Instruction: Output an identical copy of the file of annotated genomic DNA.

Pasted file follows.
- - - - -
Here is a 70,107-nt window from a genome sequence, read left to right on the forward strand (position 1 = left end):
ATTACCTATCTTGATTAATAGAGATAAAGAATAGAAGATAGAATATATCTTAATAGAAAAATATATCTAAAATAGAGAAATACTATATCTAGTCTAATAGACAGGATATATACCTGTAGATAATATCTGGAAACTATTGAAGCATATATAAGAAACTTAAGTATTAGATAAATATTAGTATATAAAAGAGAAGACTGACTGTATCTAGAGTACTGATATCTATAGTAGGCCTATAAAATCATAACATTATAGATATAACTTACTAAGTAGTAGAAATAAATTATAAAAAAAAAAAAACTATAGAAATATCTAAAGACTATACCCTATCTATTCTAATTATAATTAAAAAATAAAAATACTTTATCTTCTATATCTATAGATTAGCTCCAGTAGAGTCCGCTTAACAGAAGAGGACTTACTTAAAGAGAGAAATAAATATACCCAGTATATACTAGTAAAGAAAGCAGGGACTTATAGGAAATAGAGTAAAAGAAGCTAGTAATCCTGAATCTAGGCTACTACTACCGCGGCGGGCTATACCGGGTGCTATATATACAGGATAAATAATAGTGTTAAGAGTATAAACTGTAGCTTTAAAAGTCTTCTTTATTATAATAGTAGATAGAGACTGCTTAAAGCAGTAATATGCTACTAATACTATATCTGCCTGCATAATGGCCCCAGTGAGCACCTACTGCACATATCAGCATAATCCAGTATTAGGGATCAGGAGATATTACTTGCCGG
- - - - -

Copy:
Here is a 70,107-nt window from a genome sequence, read left to right on the forward strand (position 1 = left end):
ATTACCTATCTTGATTAATAGAGATAAAGAATAGAAGATAGAATATATCTTAATAGAAAAATATATCTAAAATAGAGAAATACTATATCTAGTCTAATAGACAGGATATATACCTGTAGATAATATCTGGAAACTATTGAAGCATATATAAGAAACTTAAGTATTAGATAAATATTAGTATATAAAAGAGAAGACTGACTGTATCTAGAGTACTGATATCTATAGTAGGCCTATAAAATCATAACATTATAGATATAACTTACTAAGTAGTAGAAATAAATTATAAAAAAAAAAAAACTATAGAAATATCTAAAGACTATACCCTATCTATTCTAATTATAATTAAAAAATAAAAATACTTTATCTTCTATATCTATAGATTAGCTCCAGTAGAGTCCGCTTAACAGAAGAGGACTTACTTAAAGAGAGAAATAAATATACCCAGTATATACTAGTAAAGAAAGCAGGGACTTATAGGAAATAGAGTAAAAGAAGCTAGTAATCCTGAATCTAGGCTACTACTACCGCGGCGGGCTATACCGGGTGCTATATATACAGGATAAATAATAGTGTTAAGAGTATAAACTGTAGCTTTAAAAGTCTTCTTTATTATAATAGTAGATAGAGACTGCTTAAAGCAGTAATATGCTACTAATACTATATCTGCCTGCATAATGGCCCCAGTGAGCACCTACTGCACATATCAGCATAATCCAGTATTAGGGATCAGGAGATATTACTTGCCGG